June 20, 2017 at 11:15 pm #51636BRLKParticipant
My son is starting middle school in the fall. He is not at all motivated by grades. He is smart and has managed to bring home all A’s and B’s in elementary school, but to be honest he’s never once asked what his grades were and never talked about what he scored on a test or project. We’ve never made a big deal about grades because just getting him to tolerate school and participate has been enough of a challenge and since his grades haven’t been bad we’ve glossed over them. He is the opposite of competitive but with middle school and the need to keep up grades in 7 different classes I’m wondering if giving him an incentive might help him stay engaged and focused or if it will put unnecessary pressure and cause anxiety and drama. Anyone have experience one way or the other with their middle school child? He is dual dx ADHD/ASD with anxiety.
June 21, 2017 at 9:49 am #51652Penny WilliamsKeymaster
My son just completed middle school. He has ADHD and ASD with anxiety also (my son also has severe executive function deficits and dysgraphia, making school even more challenging). We do not push grades at all. For us, it just increases anxiety to a breaking point. We have battled school avoidance and refusal for 4 years now, so we focus on getting him to school willingly, making him as comfortable as possible while there (or else he won’t go), and doing his best work. If he brings home a low grade on a test or assignment, we do discuss what he might do differently next time to get his grade up to where he’d like it to be, but we don’t admonish the grade. He does get upset by Ds on his report card (we’ve had a few over the years), but that doesn’t translate to motivation in the moment, when he needs to do schoolwork or study — they’re just too far apart to feel causal for him.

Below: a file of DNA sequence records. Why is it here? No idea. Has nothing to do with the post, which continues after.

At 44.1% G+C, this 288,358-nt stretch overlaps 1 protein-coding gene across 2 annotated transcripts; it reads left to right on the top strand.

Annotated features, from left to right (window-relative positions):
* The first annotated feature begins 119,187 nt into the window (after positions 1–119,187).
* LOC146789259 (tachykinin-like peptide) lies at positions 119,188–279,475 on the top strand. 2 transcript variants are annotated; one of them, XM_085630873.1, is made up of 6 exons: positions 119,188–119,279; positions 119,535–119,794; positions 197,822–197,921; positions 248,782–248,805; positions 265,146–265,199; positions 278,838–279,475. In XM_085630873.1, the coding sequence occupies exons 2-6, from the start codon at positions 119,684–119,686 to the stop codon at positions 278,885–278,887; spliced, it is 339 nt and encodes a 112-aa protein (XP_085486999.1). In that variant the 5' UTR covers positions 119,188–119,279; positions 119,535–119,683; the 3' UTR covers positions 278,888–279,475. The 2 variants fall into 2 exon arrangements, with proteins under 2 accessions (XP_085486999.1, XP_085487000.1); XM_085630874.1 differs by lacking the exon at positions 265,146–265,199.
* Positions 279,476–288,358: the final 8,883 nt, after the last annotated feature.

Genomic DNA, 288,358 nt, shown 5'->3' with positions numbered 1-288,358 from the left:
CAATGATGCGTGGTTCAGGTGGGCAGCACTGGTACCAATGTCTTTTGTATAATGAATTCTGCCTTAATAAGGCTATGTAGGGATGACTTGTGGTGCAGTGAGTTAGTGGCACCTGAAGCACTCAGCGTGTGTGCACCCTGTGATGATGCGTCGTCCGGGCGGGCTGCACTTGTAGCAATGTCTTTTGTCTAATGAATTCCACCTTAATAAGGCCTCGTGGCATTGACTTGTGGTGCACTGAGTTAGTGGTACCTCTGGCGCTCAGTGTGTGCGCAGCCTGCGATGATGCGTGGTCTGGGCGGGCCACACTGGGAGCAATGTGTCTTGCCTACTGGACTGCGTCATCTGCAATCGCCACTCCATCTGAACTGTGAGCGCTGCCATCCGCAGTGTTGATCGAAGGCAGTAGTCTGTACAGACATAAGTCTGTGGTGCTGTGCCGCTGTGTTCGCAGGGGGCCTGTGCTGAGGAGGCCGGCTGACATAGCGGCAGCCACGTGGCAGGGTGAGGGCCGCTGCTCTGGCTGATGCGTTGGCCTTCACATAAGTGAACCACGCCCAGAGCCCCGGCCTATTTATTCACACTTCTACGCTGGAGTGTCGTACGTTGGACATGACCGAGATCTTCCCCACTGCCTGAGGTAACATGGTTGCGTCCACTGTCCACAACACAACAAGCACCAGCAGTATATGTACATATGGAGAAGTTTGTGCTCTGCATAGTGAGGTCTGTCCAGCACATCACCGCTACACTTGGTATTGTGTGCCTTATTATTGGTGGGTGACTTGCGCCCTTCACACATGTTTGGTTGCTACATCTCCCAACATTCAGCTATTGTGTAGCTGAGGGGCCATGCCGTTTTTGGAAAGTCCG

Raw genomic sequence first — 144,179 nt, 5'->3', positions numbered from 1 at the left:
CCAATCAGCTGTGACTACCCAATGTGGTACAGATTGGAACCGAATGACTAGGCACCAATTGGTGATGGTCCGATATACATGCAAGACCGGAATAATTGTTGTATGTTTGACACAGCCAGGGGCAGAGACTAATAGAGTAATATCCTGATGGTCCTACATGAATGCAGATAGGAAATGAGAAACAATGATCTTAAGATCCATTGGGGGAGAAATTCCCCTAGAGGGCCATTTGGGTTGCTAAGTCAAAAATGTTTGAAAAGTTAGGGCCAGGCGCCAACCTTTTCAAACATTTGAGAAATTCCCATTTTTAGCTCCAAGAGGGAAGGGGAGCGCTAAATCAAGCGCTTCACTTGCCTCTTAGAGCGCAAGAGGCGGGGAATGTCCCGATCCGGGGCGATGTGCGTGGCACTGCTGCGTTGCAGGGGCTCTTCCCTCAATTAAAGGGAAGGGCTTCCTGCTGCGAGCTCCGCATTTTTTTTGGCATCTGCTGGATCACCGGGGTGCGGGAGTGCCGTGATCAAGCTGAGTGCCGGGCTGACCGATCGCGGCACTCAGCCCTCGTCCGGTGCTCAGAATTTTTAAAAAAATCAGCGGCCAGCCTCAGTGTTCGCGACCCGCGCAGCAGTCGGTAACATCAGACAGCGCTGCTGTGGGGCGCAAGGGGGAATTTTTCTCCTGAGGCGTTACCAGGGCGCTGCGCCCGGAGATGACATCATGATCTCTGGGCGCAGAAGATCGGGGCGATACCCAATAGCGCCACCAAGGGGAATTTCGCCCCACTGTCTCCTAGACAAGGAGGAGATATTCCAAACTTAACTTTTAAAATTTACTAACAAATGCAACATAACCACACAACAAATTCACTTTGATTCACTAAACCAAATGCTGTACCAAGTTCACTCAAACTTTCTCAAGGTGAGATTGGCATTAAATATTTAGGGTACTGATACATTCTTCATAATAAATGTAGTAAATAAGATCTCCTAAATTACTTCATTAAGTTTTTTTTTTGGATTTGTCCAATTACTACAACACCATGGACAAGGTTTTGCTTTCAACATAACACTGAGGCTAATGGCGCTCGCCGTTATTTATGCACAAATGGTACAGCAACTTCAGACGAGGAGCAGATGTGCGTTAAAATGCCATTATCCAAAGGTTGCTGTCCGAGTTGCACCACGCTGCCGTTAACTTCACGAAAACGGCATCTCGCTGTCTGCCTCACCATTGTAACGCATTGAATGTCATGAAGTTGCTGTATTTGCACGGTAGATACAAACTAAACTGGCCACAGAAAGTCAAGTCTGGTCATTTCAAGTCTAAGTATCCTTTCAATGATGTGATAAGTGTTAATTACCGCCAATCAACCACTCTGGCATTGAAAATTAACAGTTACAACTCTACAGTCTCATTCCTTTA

So, all that to say, grades aren’t everything. A child’s self-esteem (and actually going to school at all) are much more important. I wouldn’t put the extra pressure on grades.
Here are a couple great articles on success during the middle school years:
ADDitude Community Moderator, Author & Mentor on Parenting ADHD, Mom to teen w/ ADHD, LDs, and autism
June 21, 2017 at 9:53 am #51653LysParticipant
Tried that when my kid was 5. After a few months of this she told me to stop it, because when she messed up she realized she also wouldn’t get her reward, which led to a ridiculously prolonged tantrum. She said she would rather rarely get a toy than have to go through that, and she has been as good as her word ever since. She must be one of the few kids in the universe that can calmly play and then exit a packed toy store after being told she can look, but we cannot get a thing. Honestly, I’m just glad she was able to verbalize the problem, because there was so much else going on, we couldn’t be sure if the rewards were helping or hurting.
May work for a middle schooler, if you find something that a) would really motivate him, and b) he is actually capable of achieving what you want him to. My kid was simply unable to do all what was required of her at that time.
June 21, 2017 at 11:33 am #51659parentcoachjoyceParticipant